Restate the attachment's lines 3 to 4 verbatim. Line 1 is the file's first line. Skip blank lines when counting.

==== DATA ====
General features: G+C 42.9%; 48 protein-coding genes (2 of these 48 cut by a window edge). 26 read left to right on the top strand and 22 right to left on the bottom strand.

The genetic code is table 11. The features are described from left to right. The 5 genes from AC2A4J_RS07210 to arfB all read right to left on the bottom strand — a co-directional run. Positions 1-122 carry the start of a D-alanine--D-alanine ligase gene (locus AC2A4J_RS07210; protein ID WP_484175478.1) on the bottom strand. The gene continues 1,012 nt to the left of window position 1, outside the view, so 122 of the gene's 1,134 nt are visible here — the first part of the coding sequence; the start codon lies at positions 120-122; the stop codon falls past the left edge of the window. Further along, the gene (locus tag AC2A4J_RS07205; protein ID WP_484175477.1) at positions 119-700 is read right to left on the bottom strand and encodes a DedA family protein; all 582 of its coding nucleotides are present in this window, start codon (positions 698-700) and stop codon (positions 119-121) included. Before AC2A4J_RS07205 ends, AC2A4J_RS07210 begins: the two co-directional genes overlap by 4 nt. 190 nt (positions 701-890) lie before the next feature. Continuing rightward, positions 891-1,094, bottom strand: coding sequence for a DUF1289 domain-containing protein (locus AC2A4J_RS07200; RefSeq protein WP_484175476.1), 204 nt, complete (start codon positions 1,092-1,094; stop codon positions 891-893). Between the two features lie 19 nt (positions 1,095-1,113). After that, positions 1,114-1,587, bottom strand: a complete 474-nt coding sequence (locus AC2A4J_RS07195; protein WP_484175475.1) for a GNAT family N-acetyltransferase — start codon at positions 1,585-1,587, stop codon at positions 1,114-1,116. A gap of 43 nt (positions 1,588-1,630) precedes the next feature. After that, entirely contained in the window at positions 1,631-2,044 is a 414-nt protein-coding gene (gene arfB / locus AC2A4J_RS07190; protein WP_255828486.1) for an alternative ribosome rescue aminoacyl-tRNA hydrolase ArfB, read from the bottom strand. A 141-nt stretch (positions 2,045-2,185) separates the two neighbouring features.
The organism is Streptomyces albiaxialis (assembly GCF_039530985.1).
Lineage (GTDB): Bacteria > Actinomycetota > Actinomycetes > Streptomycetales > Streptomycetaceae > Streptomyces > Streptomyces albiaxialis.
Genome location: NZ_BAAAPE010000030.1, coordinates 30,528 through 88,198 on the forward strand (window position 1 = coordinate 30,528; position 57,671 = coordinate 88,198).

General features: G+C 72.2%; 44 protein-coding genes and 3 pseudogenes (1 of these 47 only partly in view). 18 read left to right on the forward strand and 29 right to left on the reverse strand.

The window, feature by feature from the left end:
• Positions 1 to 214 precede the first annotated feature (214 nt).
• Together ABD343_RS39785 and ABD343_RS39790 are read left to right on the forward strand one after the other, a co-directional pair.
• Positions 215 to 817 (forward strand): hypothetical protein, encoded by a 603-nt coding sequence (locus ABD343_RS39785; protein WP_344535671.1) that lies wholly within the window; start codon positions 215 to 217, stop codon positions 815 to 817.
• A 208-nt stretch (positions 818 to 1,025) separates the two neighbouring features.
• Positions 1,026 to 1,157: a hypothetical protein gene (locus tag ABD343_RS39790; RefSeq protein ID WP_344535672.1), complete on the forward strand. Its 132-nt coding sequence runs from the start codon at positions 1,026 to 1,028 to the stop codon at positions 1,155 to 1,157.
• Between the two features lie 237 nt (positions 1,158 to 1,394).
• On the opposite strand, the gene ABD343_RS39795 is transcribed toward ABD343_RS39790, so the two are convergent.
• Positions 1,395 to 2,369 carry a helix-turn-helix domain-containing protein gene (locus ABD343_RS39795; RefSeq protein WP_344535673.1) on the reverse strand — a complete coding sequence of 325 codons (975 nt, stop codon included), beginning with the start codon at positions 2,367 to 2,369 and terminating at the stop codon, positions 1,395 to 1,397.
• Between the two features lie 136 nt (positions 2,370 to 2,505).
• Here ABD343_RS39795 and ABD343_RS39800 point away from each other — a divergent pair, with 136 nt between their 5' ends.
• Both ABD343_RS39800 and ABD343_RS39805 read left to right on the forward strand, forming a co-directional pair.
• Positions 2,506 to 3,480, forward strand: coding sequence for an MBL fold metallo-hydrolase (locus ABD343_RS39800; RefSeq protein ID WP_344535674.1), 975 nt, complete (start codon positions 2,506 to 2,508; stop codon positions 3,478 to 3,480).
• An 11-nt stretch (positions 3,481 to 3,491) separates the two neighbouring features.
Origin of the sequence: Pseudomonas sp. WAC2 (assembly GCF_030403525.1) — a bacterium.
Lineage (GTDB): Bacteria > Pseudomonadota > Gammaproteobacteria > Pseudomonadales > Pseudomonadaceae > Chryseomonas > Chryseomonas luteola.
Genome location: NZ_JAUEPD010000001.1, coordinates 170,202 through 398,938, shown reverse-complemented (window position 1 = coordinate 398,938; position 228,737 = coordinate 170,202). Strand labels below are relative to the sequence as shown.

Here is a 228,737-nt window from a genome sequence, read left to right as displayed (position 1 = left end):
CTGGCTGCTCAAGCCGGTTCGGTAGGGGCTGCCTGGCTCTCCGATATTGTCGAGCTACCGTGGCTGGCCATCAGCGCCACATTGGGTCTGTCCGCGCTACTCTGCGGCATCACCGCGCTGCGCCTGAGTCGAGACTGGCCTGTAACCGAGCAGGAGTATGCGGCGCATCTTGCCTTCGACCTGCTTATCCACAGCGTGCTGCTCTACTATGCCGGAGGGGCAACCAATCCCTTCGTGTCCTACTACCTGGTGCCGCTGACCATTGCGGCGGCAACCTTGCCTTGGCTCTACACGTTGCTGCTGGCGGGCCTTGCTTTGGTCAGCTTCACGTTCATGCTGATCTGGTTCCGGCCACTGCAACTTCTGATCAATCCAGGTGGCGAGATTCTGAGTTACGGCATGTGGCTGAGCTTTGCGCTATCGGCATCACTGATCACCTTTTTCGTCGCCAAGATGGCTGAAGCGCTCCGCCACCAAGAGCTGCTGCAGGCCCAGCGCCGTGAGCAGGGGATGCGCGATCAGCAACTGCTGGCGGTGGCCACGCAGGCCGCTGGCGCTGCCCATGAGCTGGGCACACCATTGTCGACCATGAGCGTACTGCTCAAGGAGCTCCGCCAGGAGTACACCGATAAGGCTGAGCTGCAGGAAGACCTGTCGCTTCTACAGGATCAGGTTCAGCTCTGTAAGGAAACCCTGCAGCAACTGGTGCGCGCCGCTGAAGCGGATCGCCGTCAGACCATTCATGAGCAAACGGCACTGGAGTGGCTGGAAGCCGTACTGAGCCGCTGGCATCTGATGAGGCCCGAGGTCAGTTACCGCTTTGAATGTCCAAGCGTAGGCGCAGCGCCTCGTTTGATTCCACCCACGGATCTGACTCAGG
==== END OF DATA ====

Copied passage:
The organism is Streptomyces albiaxialis (assembly GCF_039530985.1).
Lineage (GTDB): Bacteria > Actinomycetota > Actinomycetes > Streptomycetales > Streptomycetaceae > Streptomyces > Streptomyces albiaxialis.